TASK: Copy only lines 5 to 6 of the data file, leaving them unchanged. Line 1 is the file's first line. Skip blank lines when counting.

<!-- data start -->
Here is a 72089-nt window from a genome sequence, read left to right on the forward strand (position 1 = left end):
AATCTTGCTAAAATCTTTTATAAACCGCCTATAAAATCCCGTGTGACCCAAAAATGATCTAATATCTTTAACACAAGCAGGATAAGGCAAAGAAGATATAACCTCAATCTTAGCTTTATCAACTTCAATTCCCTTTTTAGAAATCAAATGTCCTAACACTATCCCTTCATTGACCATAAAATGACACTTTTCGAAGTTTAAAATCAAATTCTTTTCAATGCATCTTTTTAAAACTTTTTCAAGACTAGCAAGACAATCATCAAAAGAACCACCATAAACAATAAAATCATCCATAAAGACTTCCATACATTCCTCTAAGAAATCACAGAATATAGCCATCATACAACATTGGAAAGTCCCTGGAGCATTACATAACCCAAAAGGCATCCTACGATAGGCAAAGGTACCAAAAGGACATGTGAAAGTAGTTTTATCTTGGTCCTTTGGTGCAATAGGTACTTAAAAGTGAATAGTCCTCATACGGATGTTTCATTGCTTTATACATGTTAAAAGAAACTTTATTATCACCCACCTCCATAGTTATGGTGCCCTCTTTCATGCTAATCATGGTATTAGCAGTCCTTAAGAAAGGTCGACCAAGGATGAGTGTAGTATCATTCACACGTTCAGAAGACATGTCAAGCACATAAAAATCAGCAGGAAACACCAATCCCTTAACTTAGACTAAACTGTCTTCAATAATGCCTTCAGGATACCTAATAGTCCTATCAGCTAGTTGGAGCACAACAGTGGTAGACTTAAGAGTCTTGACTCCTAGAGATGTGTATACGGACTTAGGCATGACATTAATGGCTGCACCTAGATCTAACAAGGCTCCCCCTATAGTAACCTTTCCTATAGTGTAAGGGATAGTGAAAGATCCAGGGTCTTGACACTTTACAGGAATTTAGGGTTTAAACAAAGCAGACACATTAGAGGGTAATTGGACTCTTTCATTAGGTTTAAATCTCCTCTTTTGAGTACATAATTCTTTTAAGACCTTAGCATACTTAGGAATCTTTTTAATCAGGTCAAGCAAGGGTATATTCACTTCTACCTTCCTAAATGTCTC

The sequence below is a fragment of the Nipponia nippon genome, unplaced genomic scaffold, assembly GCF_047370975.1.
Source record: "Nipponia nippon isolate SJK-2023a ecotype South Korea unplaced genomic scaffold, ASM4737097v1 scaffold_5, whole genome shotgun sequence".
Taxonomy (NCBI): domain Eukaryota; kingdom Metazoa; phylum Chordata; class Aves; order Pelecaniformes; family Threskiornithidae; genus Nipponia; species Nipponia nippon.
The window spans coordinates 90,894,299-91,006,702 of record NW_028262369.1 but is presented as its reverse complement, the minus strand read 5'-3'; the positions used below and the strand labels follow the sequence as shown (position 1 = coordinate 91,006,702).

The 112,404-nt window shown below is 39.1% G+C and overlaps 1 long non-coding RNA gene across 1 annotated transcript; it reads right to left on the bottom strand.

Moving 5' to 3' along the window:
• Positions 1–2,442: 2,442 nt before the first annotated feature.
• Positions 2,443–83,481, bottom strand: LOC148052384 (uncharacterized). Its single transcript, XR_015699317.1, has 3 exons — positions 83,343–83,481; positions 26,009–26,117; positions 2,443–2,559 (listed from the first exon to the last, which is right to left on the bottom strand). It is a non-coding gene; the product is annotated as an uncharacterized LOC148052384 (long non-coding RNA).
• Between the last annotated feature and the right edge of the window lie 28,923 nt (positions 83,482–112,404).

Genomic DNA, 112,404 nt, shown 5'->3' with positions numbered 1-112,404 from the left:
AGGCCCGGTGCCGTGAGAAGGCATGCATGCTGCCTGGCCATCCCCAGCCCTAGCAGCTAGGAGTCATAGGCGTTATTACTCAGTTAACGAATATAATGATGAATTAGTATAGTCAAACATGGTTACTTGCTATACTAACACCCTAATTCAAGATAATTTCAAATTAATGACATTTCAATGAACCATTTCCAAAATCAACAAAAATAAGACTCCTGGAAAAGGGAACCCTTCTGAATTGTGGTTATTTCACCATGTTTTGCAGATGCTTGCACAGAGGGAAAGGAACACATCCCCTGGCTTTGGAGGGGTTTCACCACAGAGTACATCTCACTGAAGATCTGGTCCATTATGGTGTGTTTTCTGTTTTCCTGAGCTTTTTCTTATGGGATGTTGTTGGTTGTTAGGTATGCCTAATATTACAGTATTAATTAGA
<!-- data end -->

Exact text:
Taxonomy (NCBI): domain Eukaryota; kingdom Metazoa; phylum Chordata; class Aves; order Pelecaniformes; family Threskiornithidae; genus Nipponia; species Nipponia nippon.
The window spans coordinates 90,894,299-91,006,702 of record NW_028262369.1 but is presented as its reverse complement, the minus strand read 5'-3'; the positions used below and the strand labels follow the sequence as shown (position 1 = coordinate 91,006,702).